The decay of the dance of forever


Linus Kaechele

A photo of me taken before I realized how long I would be without balance—how long I would have to wait to hear back from my top schools.

Old as we were, we still managed to grow—like dead roses a little redder than yesterday. Dancing on the precipice of what was and what could’ve been, we threw caution to the wind as if life were nothing but a sport. But, we were too glorious to notice the misfortunes we were destined to meet. 

Step after step, my feet followed yours like a shadow, and electricity sparked in the air every time our eyes met. Bathed in a summer’s glow, even the mountains around us seemed too picturesque to be real, too still in their own perfection, but I paid them no mind, for you had a tranquility about you that was too enchanting to give up.

If you told me the sun was green, I’d have believed you. 

I’d chase these verdant solar flares the same way we dance: tirelessly, without shame, with too much sincerity. I’d know the sun was painted in the image of your very own radiance, and I’d wring just the right words from a sky saturated with beauty even though you’d asked me not to, for if there was one thing that controlled me more than you, it was the idea of you. 

A courier of gift after gift, my prolix generosity was always reciprocated by your leading nature, but this was just as much for you as it was for me. Yet, I couldn’t guilt you for being as enamored by yourself as I was. 

Hesitation occupied no permanence between us, and our dance held no room for questions. Maybe that’s what hurt us. Bereft of aches and pains, every turn and step seemed perfect, for we lacked the disgrace of humanity, but what remained ever-present was doubt.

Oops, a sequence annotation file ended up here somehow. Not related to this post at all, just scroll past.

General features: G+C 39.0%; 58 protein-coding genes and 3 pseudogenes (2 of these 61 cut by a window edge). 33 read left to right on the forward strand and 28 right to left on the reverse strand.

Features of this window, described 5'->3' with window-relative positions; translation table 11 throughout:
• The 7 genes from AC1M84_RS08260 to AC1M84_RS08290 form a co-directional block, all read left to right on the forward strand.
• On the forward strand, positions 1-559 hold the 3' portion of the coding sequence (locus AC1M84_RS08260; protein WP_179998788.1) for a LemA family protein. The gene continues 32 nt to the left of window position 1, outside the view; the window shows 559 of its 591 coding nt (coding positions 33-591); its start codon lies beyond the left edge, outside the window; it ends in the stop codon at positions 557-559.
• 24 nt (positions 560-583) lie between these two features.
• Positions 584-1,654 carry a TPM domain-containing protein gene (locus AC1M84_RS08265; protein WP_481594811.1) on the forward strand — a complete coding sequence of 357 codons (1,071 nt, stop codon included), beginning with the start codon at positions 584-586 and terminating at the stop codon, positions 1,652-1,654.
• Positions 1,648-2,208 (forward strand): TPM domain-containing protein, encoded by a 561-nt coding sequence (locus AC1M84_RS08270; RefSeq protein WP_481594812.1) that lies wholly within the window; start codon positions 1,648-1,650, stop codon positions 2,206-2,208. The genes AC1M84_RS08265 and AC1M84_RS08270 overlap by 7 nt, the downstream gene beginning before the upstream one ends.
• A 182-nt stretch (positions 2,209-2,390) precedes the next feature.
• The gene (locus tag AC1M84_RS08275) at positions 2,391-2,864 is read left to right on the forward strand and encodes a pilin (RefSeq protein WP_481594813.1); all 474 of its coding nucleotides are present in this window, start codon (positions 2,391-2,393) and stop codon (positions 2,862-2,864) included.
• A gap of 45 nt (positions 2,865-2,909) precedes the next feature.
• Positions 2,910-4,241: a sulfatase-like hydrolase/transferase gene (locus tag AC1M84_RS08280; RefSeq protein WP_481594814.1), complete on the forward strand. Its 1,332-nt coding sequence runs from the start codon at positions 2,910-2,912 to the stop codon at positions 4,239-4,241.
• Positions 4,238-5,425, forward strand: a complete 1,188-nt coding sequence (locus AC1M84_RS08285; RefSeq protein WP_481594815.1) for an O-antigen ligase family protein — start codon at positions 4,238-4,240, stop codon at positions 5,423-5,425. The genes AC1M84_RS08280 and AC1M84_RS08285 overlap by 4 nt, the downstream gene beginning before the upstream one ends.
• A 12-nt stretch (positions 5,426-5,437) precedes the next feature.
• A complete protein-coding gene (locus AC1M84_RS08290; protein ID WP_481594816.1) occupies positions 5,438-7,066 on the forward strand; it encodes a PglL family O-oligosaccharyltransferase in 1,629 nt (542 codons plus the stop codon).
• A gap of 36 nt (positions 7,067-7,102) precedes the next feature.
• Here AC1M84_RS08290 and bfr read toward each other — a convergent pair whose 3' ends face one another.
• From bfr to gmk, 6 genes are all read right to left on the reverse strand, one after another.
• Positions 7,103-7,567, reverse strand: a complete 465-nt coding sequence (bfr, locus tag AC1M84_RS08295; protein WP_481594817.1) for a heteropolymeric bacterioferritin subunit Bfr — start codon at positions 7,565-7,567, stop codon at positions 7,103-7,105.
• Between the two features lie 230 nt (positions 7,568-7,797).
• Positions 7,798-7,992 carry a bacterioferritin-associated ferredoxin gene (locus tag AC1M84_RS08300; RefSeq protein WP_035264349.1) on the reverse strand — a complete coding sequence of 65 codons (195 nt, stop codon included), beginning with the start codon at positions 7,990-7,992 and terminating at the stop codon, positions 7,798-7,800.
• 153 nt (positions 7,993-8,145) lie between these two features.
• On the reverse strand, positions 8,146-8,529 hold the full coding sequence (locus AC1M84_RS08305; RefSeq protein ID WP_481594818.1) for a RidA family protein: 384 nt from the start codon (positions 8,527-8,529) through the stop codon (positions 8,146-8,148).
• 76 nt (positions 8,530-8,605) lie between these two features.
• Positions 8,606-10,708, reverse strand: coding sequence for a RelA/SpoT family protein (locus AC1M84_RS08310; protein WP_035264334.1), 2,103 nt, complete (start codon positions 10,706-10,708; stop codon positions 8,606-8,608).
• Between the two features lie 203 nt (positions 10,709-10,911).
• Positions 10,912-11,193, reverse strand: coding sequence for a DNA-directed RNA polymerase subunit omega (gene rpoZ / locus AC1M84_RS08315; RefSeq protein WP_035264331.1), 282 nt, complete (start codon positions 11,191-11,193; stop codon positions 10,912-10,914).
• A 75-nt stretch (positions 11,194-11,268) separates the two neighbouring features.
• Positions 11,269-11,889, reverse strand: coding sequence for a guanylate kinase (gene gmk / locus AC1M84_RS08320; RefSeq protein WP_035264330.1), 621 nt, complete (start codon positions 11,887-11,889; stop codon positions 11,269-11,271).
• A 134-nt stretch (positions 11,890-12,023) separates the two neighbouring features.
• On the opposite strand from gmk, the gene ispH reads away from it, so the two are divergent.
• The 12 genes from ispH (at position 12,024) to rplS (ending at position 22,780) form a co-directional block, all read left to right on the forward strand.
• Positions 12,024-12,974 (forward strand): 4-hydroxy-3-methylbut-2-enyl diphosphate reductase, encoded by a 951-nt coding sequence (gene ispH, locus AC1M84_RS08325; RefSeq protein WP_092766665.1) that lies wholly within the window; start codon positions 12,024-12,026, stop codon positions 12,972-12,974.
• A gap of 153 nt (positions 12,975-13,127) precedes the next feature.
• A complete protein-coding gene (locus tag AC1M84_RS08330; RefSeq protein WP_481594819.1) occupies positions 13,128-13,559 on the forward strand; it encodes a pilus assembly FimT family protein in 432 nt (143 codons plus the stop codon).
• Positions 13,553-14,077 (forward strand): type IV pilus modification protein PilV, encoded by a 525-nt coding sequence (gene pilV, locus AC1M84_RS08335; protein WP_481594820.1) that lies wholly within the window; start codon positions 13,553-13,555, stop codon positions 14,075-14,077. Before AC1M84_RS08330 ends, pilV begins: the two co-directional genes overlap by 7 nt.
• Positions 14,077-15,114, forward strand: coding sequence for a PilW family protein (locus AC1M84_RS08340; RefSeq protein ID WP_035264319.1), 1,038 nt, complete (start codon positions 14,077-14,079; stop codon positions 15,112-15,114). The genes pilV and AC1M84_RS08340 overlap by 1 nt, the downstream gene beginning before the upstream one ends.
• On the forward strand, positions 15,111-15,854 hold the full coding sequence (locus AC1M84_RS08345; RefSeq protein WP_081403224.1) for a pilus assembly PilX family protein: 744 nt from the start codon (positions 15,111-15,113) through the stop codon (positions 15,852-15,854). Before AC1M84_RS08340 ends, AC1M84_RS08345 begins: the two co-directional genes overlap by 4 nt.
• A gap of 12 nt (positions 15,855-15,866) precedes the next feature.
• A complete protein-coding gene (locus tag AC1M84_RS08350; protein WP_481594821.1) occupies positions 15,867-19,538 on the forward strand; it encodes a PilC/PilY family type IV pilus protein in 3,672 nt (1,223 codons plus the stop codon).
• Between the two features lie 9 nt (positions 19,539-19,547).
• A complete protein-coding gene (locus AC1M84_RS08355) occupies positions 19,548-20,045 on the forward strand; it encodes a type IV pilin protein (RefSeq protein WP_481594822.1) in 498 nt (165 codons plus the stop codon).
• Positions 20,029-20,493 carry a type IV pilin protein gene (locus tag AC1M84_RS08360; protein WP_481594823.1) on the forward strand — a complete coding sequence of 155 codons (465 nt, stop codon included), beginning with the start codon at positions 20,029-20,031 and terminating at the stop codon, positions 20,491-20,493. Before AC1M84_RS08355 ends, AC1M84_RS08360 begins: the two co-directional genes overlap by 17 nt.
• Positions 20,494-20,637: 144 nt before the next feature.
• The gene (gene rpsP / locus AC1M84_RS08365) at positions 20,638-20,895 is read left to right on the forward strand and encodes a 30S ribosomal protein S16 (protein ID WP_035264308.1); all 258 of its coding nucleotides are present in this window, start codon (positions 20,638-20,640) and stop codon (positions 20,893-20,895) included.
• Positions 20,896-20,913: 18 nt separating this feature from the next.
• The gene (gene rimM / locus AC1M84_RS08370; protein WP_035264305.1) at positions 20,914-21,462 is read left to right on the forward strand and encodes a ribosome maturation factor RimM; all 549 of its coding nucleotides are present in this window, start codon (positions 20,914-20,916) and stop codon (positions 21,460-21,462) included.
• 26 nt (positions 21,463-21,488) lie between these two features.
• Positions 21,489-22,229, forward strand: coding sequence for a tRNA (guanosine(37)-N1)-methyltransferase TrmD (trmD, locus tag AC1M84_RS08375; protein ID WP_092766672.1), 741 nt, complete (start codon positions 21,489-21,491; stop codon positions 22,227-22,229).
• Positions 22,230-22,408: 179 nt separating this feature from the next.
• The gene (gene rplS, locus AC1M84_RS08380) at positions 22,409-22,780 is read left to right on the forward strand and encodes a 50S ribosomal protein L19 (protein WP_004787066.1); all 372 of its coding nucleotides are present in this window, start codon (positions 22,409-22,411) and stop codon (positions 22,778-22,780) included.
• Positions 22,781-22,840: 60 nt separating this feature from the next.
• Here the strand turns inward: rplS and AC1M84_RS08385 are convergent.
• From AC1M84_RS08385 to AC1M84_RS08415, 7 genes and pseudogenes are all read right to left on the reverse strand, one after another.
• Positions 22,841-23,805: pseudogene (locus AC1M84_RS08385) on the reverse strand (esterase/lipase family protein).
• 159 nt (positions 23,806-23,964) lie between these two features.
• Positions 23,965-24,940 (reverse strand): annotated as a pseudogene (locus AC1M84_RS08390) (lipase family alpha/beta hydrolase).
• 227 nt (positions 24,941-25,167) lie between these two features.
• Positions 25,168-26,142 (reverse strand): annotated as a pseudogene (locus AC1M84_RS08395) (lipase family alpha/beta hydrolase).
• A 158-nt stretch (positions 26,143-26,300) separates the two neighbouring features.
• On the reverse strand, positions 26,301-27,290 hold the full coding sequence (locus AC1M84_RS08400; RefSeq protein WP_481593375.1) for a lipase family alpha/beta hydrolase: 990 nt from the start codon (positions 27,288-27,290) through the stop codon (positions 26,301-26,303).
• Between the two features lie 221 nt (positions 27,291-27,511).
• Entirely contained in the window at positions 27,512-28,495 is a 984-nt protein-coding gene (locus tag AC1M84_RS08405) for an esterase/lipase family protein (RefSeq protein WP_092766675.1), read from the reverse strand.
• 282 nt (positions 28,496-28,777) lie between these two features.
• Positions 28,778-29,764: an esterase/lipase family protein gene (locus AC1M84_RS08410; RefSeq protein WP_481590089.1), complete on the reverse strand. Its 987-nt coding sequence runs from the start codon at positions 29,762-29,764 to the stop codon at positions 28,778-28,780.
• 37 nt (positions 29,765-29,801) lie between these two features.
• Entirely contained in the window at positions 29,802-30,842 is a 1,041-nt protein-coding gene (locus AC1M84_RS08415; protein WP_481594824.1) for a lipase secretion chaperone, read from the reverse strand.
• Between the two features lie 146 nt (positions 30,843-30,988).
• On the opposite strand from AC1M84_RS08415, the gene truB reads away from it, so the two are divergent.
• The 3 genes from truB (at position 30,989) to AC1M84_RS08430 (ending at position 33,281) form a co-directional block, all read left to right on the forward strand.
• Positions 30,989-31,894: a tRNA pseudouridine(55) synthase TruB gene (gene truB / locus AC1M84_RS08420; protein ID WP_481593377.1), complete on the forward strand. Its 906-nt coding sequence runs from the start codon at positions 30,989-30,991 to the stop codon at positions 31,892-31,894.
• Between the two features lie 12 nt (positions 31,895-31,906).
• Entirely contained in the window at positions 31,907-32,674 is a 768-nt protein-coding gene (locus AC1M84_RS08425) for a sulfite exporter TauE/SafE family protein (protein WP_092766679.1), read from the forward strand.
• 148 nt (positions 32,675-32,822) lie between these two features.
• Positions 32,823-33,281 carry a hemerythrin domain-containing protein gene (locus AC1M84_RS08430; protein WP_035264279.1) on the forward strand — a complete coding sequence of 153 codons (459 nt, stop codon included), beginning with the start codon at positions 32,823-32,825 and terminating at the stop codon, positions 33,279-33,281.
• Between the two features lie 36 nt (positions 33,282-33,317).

With the chains of time broken on the ground beneath us, you defied change. Your beauty never faded, but my vision did. No longer transfixed by the deceptive nature of perfection, the charm of our togetherness dissipated to smoke and mirrors. 

Now, strung along by the memory of your allure, the weightlessness of our dance has gone, leaving me to be dragged along by all that once was. Now, all I can do is remember. Now, all I can do is doubt.

But, I’ll dance anyway.

No longer transfixed by the deceptive nature of perfection, the charm of our togetherness dissipated to smoke and mirrors.

With the realization that all the magic and magnetism was painfully temporary, the dance has turned to a duty. The music has transformed into a stringent echo, one that reverberates throughout the mountains that used to be a palace of superiority but is now just a prison. 

I danced long enough to realize I’m alone now, trapped in my own illusion of what it would be like to be constant. With you gone, I’m left with a choice: to keep dancing or to give up, but all I can think about is how long you were with me.

This dance is no longer spellbinding in its foreignity. Now, it’s just second nature, and with that realization, I stopped. 

As still as a whisper, my heart is now motionless for the first time in what seems like forever. My feet no longer feel like my own now that they’re at rest. Now, I’m learning to know myself instead of only what I can do, and the first step comes with opening my eyes again.

Wiping away ages of evergreen belief and newfound uncertainty, I begin to see the world around me for what it truly is. The plush grass cascades down the mountainside as gracefully as water down a brook. The landscape is jagged yet soft as the mountains and valleys find romance in their differences. The sky is crested with soft, nimble clouds that arc around the center of the blue expanse.

But no matter how hard I rub my eyes, I can’t stop seeing it. The green sun in all its glory stares back at me—the both of us stagnant in disbelief.